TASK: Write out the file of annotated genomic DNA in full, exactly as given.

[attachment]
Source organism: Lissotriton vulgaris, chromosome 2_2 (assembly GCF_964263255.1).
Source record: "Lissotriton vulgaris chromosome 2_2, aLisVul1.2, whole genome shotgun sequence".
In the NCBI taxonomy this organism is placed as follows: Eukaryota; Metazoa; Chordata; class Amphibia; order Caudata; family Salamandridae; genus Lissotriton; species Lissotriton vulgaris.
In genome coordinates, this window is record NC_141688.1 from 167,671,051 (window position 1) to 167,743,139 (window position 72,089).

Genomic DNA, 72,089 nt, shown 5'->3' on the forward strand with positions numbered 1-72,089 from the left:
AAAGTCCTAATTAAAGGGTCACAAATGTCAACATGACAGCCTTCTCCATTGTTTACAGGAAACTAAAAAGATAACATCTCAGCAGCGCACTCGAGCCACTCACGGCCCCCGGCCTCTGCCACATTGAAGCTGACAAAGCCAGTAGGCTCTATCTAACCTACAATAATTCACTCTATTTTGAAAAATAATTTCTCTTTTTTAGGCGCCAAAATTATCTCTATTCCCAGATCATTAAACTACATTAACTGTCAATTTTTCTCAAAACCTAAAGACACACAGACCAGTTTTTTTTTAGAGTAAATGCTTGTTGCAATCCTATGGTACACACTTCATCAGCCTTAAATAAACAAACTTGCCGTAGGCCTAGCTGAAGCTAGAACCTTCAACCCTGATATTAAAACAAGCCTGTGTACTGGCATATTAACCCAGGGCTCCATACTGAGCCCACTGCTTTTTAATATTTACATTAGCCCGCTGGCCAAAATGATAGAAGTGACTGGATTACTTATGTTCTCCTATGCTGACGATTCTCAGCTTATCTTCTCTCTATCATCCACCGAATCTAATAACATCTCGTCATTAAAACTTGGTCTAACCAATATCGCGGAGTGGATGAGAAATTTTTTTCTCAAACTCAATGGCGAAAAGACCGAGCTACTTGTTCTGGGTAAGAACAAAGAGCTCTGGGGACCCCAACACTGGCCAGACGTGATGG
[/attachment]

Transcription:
Source organism: Lissotriton vulgaris, chromosome 2_2 (assembly GCF_964263255.1).
Source record: "Lissotriton vulgaris chromosome 2_2, aLisVul1.2, whole genome shotgun sequence".
In the NCBI taxonomy this organism is placed as follows: Eukaryota; Metazoa; Chordata; class Amphibia; order Caudata; family Salamandridae; genus Lissotriton; species Lissotriton vulgaris.
In genome coordinates, this window is record NC_141688.1 from 167,671,051 (window position 1) to 167,743,139 (window position 72,089).

Genomic DNA, 72,089 nt, shown 5'->3' on the forward strand with positions numbered 1-72,089 from the left:
AAAGTCCTAATTAAAGGGTCACAAATGTCAACATGACAGCCTTCTCCATTGTTTACAGGAAACTAAAAAGATAACATCTCAGCAGCGCACTCGAGCCACTCACGGCCCCCGGCCTCTGCCACATTGAAGCTGACAAAGCCAGTAGGCTCTATCTAACCTACAATAATTCACTCTATTTTGAAAAATAATTTCTCTTTTTTAGGCGCCAAAATTATCTCTATTCCCAGATCATTAAACTACATTAACTGTCAATTTTTCTCAAAACCTAAAGACACACAGACCAGTTTTTTTTTAGAGTAAATGCTTGTTGCAATCCTATGGTACACACTTCATCAGCCTTAAATAAACAAACTTGCCGTAGGCCTAGCTGAAGCTAGAACCTTCAACCCTGATATTAAAACAAGCCTGTGTACTGGCATATTAACCCAGGGCTCCATACTGAGCCCACTGCTTTTTAATATTTACATTAGCCCGCTGGCCAAAATGATAGAAGTGACTGGATTACTTATGTTCTCCTATGCTGACGATTCTCAGCTTATCTTCTCTCTATCATCCACCGAATCTAATAACATCTCGTCATTAAAACTTGGTCTAACCAATATCGCGGAGTGGATGAGAAATTTTTTTCTCAAACTCAATGGCGAAAAGACCGAGCTACTTGTTCTGGGTAAGAACAAAGAGCTCTGGGGACCCCAACACTGGCCAGACGTGATGG